Browsing named entities in Southern Historical Society Papers, Volume 4. (ed. Reverend J. William Jones). You can also browse the collection for Robert Clarke or search for Robert Clarke in all documents.

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Southern Historical Society Papers, Volume 4. (ed. Reverend J. William Jones), Editorial Paragraphs. (search)
dgment we have received the following: From Yates Snowden, Esq., Charleston, S. C.-Address of Hon. Thos. F. Bayard on Decentralization of power. Address before the South Carolina Historical Society, May 19th, 1876, by William J. Rivers, Esq., of Maryland. Map of Fort Moultrie. Copy of The American Eagle, published at Vera Cruz, April 6th, 1847, containing full account of the siege of Vera Cruz, &c. Memorial Sermon of Rev. Charles Wallace Howard, by Rev. C. S. Vedder, D. D. From Robert Clarke & Co., Cincinnati-A Memorial Sermon, Fiftieth Anniversary of Mount Horeb Church, in Fayette county, Ky., by W. George. From Wisconsin Historical Society-Report and Collections of the State Historical Society of Wisconsin for the years 1873-74-75 and 76. From Capt. Frank Potts, Petersburg, Va.-Ten numbers of The record of news, history and Literature, published at Richmond in 1863. From Major R. F. Walker, Superintendent of Public Printing, Richmond- Bound volume Senate Journal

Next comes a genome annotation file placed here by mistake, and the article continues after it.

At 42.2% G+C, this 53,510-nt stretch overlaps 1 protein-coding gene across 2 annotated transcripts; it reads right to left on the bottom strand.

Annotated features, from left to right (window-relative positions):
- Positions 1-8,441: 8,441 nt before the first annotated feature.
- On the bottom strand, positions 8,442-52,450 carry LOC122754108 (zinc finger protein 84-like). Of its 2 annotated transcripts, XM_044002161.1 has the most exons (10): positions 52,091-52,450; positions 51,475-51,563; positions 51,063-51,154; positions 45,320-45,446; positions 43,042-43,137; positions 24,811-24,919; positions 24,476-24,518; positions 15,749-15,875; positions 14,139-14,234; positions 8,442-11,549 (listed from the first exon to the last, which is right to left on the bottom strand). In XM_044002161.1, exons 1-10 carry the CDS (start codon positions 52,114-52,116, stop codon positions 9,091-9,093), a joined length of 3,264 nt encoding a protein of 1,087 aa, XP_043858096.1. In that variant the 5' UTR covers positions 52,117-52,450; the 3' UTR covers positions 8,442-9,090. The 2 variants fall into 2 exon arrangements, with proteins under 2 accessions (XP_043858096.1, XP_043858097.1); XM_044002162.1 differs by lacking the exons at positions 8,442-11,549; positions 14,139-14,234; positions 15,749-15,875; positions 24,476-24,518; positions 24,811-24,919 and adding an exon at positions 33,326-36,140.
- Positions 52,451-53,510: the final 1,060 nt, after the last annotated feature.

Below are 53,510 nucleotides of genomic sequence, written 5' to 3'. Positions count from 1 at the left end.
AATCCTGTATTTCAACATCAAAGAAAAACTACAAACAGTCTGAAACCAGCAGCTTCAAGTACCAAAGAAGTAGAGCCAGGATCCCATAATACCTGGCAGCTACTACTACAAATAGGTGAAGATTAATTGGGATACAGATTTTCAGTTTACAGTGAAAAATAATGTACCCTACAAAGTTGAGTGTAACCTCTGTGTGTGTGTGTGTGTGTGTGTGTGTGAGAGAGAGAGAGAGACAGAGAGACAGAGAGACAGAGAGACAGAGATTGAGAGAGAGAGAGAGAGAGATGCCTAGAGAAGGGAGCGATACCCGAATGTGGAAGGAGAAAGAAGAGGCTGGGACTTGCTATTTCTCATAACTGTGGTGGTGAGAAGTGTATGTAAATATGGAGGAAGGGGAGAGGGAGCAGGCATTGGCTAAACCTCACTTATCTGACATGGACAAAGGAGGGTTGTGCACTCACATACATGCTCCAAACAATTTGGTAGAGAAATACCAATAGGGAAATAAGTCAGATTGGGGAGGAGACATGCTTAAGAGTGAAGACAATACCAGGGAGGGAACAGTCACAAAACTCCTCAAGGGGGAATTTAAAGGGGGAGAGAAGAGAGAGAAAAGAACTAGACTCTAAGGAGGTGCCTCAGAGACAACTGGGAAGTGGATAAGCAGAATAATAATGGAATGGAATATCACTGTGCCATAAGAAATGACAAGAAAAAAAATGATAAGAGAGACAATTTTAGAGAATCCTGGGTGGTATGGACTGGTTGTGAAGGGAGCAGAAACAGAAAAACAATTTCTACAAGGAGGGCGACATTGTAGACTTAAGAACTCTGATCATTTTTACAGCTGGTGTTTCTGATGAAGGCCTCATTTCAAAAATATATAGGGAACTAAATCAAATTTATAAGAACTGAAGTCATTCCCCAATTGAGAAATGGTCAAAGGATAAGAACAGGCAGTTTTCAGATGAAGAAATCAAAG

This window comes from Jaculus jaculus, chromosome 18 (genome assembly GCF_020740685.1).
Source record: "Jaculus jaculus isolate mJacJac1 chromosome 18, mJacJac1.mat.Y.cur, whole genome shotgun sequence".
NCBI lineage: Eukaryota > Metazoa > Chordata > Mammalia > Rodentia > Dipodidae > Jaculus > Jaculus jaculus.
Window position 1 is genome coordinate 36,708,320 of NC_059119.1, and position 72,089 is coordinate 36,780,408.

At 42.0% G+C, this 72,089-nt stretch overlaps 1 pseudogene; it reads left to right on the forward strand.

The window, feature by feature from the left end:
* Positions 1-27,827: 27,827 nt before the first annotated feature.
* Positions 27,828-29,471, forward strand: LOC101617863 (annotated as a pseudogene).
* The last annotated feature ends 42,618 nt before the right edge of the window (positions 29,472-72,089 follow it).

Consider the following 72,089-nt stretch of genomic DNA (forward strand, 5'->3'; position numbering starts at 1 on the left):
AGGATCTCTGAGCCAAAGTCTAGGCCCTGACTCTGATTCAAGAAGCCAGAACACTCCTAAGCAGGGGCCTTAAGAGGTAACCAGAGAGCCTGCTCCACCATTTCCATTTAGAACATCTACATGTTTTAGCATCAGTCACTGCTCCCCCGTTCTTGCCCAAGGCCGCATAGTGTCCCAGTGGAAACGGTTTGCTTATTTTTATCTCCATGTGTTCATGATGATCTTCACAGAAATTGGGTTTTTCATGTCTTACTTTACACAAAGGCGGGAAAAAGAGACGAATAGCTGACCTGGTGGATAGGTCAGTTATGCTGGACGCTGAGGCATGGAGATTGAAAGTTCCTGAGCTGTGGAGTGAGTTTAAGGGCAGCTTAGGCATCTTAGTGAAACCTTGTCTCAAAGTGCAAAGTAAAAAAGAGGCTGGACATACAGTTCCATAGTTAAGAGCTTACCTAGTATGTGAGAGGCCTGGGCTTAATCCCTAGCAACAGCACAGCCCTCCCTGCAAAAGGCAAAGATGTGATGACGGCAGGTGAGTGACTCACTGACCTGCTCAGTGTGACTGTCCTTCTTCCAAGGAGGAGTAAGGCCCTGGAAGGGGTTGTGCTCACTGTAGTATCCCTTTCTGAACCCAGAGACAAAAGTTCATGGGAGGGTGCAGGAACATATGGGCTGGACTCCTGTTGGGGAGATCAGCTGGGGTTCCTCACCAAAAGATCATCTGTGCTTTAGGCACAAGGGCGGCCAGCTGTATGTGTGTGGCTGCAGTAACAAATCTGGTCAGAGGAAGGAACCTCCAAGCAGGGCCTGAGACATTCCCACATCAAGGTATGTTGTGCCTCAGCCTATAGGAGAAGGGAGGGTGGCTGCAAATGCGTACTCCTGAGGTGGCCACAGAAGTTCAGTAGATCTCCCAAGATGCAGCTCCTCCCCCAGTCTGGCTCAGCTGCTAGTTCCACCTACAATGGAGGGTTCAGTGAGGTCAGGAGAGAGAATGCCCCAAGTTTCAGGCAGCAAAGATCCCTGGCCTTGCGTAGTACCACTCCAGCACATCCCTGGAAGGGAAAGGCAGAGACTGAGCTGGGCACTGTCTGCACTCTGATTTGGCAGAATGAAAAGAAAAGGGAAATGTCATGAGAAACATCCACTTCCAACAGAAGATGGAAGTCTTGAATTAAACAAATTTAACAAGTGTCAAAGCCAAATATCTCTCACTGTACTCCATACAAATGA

Southern Historical Society Papers, Volume 4. (ed. Reverend J. William Jones), The peace Commission-Hon. R. M. T. Hunter's reply to President Davis' letter. (search)
engineer corps, and as teamsters and laborers, it might have been judicious. Their employment since 1862 has been difficult, and latterly almost impracticable. The attempt to collect 20,000 has been obstructed and nearly abortive. The enemy have raised almost as many from the fugitives occasioned by the draft as ourselves from its execution. General Holmes reports 1,500 fugitives in one week from North Carolina. Colonel Blount reported a desertion of 1,210 last summer in Mobile; and Governor Clarke of Mississippi entreats the suspension of a call for them in that state. As a practicable measure I cannot see how a slave force can be collected, armed, and equipped at the present time. I find in an abstract of some remarks I made on this bill in March, 1865, reported in the Examinor, that I said: The commandant of conscripts, with authority to impress twenty thousand slaves between last September and the present time, (March 7, 1865,) had been able to get but 4,000, and of these 3,